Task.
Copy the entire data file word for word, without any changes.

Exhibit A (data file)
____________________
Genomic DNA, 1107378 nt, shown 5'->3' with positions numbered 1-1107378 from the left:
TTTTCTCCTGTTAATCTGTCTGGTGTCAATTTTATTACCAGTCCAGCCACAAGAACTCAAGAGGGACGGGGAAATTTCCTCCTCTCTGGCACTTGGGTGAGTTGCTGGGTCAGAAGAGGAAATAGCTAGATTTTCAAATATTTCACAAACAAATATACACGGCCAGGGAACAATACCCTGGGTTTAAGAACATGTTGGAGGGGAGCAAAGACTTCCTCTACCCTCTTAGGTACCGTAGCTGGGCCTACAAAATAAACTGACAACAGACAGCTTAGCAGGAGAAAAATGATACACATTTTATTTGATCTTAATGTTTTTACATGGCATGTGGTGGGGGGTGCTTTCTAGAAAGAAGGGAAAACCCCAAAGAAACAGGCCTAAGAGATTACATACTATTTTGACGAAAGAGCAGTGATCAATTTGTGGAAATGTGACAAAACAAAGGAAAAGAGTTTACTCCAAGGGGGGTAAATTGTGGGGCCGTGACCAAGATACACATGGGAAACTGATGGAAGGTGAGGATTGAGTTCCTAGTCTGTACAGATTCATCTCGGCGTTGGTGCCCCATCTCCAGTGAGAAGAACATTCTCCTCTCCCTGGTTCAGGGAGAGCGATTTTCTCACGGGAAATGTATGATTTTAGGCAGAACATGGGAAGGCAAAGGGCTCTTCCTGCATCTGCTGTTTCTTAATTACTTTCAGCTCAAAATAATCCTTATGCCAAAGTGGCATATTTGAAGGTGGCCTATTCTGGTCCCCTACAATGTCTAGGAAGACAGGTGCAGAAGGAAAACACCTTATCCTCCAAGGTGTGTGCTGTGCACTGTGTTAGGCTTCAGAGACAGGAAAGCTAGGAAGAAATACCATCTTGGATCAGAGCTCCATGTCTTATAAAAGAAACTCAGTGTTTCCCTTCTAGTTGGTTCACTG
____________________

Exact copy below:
Genomic DNA, 1107378 nt, shown 5'->3' with positions numbered 1-1107378 from the left:
TTTTCTCCTGTTAATCTGTCTGGTGTCAATTTTATTACCAGTCCAGCCACAAGAACTCAAGAGGGACGGGGAAATTTCCTCCTCTCTGGCACTTGGGTGAGTTGCTGGGTCAGAAGAGGAAATAGCTAGATTTTCAAATATTTCACAAACAAATATACACGGCCAGGGAACAATACCCTGGGTTTAAGAACATGTTGGAGGGGAGCAAAGACTTCCTCTACCCTCTTAGGTACCGTAGCTGGGCCTACAAAATAAACTGACAACAGACAGCTTAGCAGGAGAAAAATGATACACATTTTATTTGATCTTAATGTTTTTACATGGCATGTGGTGGGGGGTGCTTTCTAGAAAGAAGGGAAAACCCCAAAGAAACAGGCCTAAGAGATTACATACTATTTTGACGAAAGAGCAGTGATCAATTTGTGGAAATGTGACAAAACAAAGGAAAAGAGTTTACTCCAAGGGGGGTAAATTGTGGGGCCGTGACCAAGATACACATGGGAAACTGATGGAAGGTGAGGATTGAGTTCCTAGTCTGTACAGATTCATCTCGGCGTTGGTGCCCCATCTCCAGTGAGAAGAACATTCTCCTCTCCCTGGTTCAGGGAGAGCGATTTTCTCACGGGAAATGTATGATTTTAGGCAGAACATGGGAAGGCAAAGGGCTCTTCCTGCATCTGCTGTTTCTTAATTACTTTCAGCTCAAAATAATCCTTATGCCAAAGTGGCATATTTGAAGGTGGCCTATTCTGGTCCCCTACAATGTCTAGGAAGACAGGTGCAGAAGGAAAACACCTTATCCTCCAAGGTGTGTGCTGTGCACTGTGTTAGGCTTCAGAGACAGGAAAGCTAGGAAGAAATACCATCTTGGATCAGAGCTCCATGTCTTATAAAAGAAACTCAGTGTTTCCCTTCTAGTTGGTTCACTG